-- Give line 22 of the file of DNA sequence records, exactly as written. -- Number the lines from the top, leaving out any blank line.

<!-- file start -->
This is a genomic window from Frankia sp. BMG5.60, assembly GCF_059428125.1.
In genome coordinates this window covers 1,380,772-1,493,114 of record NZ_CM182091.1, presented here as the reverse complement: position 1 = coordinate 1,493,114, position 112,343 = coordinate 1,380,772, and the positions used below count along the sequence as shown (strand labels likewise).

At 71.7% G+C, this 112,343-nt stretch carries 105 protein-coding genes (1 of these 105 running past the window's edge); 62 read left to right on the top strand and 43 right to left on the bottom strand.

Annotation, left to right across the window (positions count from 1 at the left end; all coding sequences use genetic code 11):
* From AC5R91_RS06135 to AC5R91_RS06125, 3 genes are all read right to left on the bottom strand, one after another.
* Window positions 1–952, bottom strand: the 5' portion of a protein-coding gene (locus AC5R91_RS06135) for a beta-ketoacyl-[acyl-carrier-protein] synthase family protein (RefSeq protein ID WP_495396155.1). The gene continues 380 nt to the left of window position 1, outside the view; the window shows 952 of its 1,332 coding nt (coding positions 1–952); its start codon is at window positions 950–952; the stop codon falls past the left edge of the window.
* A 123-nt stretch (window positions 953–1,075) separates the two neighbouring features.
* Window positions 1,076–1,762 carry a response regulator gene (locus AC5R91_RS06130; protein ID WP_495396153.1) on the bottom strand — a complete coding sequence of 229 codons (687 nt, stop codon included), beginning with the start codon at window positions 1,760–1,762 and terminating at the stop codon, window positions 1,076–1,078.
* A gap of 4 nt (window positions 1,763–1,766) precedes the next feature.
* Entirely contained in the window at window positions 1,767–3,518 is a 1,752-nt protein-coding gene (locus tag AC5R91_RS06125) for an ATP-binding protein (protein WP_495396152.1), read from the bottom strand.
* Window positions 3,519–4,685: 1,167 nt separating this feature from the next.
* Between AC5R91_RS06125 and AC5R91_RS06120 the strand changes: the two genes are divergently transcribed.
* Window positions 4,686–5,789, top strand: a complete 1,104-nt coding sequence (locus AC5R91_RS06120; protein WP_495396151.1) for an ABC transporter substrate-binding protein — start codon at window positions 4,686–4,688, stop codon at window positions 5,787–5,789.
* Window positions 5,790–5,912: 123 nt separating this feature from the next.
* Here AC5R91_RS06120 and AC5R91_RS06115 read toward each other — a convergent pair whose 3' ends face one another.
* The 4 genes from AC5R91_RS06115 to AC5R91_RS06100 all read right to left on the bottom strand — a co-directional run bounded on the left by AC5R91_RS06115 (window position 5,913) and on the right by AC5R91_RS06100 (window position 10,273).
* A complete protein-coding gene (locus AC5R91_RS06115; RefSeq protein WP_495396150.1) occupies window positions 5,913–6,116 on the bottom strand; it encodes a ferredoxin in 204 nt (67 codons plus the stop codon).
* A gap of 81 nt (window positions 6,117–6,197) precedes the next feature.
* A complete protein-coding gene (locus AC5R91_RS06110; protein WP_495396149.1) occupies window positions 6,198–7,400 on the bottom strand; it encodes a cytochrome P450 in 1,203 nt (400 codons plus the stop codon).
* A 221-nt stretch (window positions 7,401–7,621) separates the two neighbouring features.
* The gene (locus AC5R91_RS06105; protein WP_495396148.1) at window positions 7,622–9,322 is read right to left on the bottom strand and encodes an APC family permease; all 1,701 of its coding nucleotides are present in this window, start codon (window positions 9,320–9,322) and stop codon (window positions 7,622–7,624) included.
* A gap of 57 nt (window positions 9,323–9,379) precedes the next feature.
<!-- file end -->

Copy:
* A gap of 57 nt (window positions 9,323–9,379) precedes the next feature.